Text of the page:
April 9, 2007
Austell, GA -- Mass chaos and bad publicity resulted from a radio station promotion that got out of control at Six Flags Over Georgia last Thursday. Thousands showed up and thousands were turned away from the Q-100 sponsored event for the opening of Six Flags' 2007 season. The event offered free admission to the theme park from 6:00 a.m. to 9:00 a.m. and breakfast.
Bert Weiss the morning host on Q-100 said that Six Flags expected the crowd would build throughout the morning.
He was quoted as saying, "It was just impossible to predict that many people would show up that early."
A Six Flags spokesperson also seemed surprised that there were already 300 cars lined up at 2:00 a.m. Some started to arrive as early as midnight.
According to witnesses and news reports, at about 3:30 am thousands of unruly guests rushed the front gate, jumping barriers and running over others when the park began to hand out tickets. Fights broke out and some were beaten up for the free tickets.
One guest who reportedly was waiting since midnight said, "They ran over us."
Fortunately, it appears that no one was seriously injured in the mayhem.
Traffic along the nearby interstate came to a grinding stop with gridlock all morning long. Commuters reported that teenagers were jumping out of cars and walking along I-20 in an attempt to get to the theme park.
Motorists were advised by law enforcement to stay out of the area.
The police also said that they were not informed in advance of the promotion, so they were unprepared.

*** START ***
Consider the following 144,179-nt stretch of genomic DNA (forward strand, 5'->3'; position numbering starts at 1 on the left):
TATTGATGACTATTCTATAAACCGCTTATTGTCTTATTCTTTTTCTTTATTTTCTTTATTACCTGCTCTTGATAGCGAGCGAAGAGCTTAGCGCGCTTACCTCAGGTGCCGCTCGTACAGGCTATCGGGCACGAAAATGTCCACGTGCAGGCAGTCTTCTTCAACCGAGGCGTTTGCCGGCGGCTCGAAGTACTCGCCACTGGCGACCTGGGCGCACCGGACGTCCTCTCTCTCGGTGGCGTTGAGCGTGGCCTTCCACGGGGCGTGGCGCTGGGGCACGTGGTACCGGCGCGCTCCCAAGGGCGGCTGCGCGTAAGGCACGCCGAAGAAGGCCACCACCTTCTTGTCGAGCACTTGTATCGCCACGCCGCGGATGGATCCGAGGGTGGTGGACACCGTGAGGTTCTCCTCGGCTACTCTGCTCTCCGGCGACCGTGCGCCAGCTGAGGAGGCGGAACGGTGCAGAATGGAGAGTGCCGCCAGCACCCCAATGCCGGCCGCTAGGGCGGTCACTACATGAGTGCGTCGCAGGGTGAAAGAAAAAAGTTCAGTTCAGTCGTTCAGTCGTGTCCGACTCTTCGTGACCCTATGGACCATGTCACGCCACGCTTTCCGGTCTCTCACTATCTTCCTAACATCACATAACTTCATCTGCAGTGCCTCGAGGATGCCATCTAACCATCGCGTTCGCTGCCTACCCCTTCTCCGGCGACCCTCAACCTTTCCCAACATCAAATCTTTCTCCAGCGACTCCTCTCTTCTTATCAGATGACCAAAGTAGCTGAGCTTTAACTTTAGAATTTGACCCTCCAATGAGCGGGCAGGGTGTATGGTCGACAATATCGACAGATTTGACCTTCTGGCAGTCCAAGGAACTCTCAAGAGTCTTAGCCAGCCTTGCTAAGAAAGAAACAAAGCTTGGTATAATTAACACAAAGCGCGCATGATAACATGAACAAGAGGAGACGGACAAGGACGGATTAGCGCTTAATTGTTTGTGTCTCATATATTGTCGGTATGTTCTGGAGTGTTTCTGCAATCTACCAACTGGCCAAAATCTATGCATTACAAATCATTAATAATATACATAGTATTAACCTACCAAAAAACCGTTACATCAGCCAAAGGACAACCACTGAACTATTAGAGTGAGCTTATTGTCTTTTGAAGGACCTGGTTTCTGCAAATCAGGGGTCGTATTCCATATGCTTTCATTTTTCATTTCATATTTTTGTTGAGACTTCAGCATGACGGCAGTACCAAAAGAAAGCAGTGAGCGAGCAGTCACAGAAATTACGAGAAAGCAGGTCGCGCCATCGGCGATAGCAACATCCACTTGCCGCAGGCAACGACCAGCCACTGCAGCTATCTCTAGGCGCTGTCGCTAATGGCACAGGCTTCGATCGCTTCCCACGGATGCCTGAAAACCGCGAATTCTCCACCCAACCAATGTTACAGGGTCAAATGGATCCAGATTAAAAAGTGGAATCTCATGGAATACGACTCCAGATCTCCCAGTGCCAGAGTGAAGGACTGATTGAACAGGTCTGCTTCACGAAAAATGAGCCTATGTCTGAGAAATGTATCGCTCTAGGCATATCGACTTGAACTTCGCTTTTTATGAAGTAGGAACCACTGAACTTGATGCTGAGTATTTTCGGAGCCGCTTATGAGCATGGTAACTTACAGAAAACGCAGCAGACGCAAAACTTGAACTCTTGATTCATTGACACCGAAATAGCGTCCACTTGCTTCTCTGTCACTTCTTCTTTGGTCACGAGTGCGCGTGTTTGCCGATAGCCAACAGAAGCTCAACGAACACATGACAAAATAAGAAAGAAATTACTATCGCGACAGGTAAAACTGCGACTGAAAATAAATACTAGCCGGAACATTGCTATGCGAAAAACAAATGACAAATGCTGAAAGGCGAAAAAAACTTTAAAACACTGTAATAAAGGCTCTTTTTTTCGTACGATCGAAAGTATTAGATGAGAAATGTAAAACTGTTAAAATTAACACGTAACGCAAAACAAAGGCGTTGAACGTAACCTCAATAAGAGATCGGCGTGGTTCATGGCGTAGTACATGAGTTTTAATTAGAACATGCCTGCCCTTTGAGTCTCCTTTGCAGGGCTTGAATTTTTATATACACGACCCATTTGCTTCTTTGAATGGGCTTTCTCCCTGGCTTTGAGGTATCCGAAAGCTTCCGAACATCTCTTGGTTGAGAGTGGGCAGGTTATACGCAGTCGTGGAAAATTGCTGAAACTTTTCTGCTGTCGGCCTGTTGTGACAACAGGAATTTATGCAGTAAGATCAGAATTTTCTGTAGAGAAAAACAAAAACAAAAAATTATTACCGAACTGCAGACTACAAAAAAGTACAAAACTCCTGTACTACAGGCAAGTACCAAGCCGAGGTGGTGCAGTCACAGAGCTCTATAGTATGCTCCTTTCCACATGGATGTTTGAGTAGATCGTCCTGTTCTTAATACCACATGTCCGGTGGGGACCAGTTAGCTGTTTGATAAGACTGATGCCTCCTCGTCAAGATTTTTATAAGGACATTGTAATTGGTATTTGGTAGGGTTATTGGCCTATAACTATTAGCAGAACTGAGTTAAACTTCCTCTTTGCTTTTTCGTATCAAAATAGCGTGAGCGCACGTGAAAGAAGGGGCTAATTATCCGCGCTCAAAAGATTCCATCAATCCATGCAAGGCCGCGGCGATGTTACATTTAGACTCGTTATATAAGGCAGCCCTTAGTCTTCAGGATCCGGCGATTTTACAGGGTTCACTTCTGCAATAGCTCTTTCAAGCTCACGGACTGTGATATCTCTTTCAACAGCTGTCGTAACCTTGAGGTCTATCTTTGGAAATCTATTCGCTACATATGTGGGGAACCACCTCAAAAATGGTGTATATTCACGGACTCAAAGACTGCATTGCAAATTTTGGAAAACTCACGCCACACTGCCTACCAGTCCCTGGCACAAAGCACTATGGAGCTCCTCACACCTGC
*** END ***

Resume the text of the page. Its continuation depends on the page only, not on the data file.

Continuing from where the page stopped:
Before Six Flags opened the gates at 6:00 a.m. the parking lot was full and police had already closed the off ramp from the Interstate. Six Flags workers were also turning away those who were arriving at the gate.
Frustrated guests who waited in traffic on the way to Six Flags only to be turned away, were then stuck in traffic trying to get away from Six Flags.
To control the crowd who did get to enter, Six Flags opened the park in sections, but within 15 minutes of opening an estimated 15,000 people had already entered the theme park.
Six Flags said they were expected a large crowd, but did not anticipate such a large crowd at opening.
Those who were nearly trampled in the rush for tickets said, "Six Flags should've been better prepared."
A similar radio station sponsored promotion at Knott's Berry Farm for Cinco de Mayo in 1999 resulted in a near riot and fights inside the park. The event sponsored by Los Angeles station KIIS-FM at the Buena Park, California theme park offered five-cent admission.
For that event the park also quickly filled to capacity. Shortly after Knott's closed the gates teenagers inside, many who had skipped school, got unruly and started fights resulting in a near riot.
Police officers were summoned to the park and arrested a half a dozen youths in the incident.
Many of the kids said they did not care if they got kicked out since they had spent no more than nickel to get in.
Knott's Berry Farm General Manager Jack Falfas issued a public apology to the local community for the event.
In his letter Falfas said, (Knott's) "will carefully reevaluate all future promotions."
The only one to benefit from the Six Flags fiasco was Zoo Atlanta.
According to a zoo spokesperson, the staff arrived at the zoo to find a line of families waiting to get in after being turned away from Six Flags.
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